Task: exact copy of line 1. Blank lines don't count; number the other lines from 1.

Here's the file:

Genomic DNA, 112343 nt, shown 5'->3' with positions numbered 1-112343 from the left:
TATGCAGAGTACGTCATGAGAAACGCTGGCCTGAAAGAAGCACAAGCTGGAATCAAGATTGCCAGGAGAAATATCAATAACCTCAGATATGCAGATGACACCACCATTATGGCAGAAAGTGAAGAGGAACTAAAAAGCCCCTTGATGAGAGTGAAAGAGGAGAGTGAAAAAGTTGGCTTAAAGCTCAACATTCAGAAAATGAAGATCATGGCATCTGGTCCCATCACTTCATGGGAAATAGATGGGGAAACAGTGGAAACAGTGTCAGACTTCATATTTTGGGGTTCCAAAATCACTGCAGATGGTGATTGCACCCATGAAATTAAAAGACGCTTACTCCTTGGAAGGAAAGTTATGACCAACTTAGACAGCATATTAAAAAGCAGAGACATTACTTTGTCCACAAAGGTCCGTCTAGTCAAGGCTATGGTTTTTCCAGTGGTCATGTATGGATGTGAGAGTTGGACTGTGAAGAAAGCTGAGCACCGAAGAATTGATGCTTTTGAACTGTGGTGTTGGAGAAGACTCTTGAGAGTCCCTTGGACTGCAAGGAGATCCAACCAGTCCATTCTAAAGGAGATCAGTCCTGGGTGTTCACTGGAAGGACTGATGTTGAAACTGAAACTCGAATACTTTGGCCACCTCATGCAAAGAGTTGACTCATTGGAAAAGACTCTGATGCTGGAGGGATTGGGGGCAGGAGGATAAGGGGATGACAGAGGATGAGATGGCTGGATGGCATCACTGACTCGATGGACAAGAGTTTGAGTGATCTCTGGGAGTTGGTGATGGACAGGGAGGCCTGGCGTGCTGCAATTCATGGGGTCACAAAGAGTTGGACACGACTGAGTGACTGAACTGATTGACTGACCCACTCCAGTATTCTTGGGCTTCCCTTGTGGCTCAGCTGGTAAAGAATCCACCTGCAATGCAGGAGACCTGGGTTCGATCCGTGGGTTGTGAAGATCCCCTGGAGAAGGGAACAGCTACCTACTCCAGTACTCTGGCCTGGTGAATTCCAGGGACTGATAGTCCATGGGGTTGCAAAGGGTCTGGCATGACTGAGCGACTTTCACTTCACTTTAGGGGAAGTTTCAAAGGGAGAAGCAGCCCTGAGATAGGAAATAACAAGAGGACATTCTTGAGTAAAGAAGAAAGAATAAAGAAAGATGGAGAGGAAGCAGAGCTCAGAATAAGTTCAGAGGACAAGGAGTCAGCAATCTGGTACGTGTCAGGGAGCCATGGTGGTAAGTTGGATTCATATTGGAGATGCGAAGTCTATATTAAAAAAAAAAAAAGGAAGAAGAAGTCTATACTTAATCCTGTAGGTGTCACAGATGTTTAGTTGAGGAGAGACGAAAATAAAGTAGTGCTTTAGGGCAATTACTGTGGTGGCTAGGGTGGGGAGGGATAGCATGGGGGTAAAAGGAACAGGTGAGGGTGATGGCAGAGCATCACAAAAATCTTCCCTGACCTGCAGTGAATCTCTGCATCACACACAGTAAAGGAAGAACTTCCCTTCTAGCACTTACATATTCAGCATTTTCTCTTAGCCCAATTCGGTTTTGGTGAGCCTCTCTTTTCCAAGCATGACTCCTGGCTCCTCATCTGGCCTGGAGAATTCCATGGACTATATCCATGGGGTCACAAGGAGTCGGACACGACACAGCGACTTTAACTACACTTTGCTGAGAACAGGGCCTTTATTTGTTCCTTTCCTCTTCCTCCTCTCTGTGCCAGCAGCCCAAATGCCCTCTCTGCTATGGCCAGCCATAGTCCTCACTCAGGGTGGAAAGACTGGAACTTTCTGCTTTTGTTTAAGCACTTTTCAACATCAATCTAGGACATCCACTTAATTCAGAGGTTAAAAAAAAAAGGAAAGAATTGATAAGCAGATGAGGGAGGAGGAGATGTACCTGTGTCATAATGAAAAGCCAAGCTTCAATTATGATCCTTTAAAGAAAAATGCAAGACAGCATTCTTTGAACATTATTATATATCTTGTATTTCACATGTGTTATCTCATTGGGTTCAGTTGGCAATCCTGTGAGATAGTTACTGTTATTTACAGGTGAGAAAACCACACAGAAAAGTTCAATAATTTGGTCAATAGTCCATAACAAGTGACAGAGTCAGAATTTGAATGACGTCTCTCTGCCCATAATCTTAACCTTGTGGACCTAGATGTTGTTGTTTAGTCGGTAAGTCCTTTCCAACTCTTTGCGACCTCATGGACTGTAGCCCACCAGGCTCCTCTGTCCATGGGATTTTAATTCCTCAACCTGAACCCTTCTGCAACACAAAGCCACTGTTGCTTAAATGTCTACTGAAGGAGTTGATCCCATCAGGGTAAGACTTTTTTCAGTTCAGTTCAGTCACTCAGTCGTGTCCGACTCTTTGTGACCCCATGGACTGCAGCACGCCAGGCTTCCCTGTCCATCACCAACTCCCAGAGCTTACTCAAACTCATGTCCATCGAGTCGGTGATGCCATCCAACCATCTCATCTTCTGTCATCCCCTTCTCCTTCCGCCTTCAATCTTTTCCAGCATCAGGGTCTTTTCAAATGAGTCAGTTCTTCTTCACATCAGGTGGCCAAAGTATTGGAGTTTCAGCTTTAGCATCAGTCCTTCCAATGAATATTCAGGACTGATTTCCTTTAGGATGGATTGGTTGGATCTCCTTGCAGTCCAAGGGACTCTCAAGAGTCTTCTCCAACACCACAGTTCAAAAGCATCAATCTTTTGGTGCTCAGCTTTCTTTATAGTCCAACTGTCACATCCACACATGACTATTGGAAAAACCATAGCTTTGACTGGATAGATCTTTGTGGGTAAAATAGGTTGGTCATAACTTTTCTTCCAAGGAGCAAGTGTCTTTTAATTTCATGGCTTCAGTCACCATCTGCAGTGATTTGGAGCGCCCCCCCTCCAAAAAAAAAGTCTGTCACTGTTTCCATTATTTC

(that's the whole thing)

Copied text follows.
Genomic DNA, 112343 nt, shown 5'->3' with positions numbered 1-112343 from the left: